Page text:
CHANGE FOR THE GOOD
Modification of the National Football League's new punt rule was almost an inevitability after the coaches tried it out in pre-training camp scrimmages. To encourage more punt returns, NFL owners had approved a change that prohibited any player on the kicking team from running downfield until the ball was kicked, but the coaches discovered that under this restriction no one got within 12 or 13 yards of the returner at the moment he fielded the punt. Punt returners, they claimed, would convert all kicks into touchdowns, or at least long runs, and that would stereotype the game as much as no return at all.
A dubious argument, at best—long punt returns are fun. A more frightening prospect persuaded the owners to allow the wide men on either end of the line to go downfield at the center snap. This more serious threat was that the coaches would instruct their punters to kick out of bounds.
There was another good reason to change the new rule, suggests Dr. Robert Kerlan, the famed orthopedist. More injuries would result.
"The receiving team can rush just enough people to make sure there is a punt," he says. "It can arrange the rest of the players in a picket line so that they will get tremendous blocking angles on the men coming downfield to make the tackle. The fact that they are going to get more time to produce blocks undoubtedly means more injuries in a situation that already has a high injury rate. However, the other new rules, such as the elimination of the crack-back block, should more than offset this increase in injuries."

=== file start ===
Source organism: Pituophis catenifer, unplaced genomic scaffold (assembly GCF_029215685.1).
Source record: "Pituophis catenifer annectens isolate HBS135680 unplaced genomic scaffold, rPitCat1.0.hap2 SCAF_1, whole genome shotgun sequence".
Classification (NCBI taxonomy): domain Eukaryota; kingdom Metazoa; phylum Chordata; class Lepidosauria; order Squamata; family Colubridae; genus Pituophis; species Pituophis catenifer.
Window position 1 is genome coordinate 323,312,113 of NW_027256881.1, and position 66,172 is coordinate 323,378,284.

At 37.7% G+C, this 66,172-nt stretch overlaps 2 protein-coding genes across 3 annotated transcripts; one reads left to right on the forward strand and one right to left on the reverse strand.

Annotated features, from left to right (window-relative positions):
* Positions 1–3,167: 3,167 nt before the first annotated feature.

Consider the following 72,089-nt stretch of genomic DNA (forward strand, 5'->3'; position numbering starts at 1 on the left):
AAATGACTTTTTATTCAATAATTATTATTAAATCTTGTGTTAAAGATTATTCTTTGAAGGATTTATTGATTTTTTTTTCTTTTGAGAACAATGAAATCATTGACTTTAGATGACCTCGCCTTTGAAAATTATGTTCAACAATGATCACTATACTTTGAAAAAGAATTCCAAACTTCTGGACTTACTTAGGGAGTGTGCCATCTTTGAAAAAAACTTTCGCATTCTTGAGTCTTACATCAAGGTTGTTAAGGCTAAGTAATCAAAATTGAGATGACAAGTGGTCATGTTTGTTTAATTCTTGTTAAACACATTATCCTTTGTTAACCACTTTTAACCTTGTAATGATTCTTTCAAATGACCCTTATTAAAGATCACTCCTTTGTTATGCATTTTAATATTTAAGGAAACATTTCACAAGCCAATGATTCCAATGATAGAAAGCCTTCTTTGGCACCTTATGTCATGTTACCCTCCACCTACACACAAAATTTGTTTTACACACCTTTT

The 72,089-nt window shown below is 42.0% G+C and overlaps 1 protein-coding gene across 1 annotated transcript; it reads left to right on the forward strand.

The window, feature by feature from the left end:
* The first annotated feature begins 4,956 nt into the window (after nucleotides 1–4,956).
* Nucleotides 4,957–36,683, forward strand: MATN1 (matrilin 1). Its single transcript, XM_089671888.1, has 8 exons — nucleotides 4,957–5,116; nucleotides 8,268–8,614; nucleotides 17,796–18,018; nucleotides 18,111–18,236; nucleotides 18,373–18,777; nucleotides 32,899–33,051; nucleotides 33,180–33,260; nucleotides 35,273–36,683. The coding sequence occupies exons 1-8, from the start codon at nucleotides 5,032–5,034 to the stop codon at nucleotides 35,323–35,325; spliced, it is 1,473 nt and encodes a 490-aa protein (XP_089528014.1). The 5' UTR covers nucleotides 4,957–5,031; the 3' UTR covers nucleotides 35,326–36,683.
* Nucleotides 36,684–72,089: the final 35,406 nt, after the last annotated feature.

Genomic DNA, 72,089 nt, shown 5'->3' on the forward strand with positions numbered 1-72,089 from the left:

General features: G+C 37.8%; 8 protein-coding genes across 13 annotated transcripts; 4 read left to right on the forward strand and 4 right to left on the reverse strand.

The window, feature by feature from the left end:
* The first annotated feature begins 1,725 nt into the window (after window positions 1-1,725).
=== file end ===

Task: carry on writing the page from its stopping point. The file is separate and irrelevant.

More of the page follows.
The change on a change makes sense.
Dolly Connelly, our indefatigable correspondent from Washington state who has strings out to contacts all over the Pacific Northwest, heard from one of them the other day. Grace Slwooko of Saint Lawrence Island, high in the Bering Sea off Alaska, reported: "There is one polar bear killed by one man. Alex Oozeva got one. It is still a great occasion for the time in the life of a man for an event like this, even now we have powerful weapons like guns and ammunition, still the animal is not an anything."
MONSTER OF THE FAIRWAY
If sometime during the U.S. Open at Winged Foot you get the feeling, either live or on TV, that you are witnessing a highly sophisticated operation, like a space shot countdown, you will not be far from wrong. Stationed at all the holes will be men intently studying delicate looking devices covered with numbers swiveling around on base plates attached to tripods. The instruments are range-finders, and when you hear that Johnny Miller made a 16�-foot putt on the 17th green, for once you are going to know that he did just that—made a 16�-foot putt, no more, no less.
This is all part of a fairly massive effort by IBM to bring golf into the 21st century, ahead of time. There will be six rangefinders at various locations on the Mamaroneck, N.Y. course, two more in the clubhouse and three in the press tent, computer operators will be winging questions into computer control center and getting replies instanter on an overhead screen.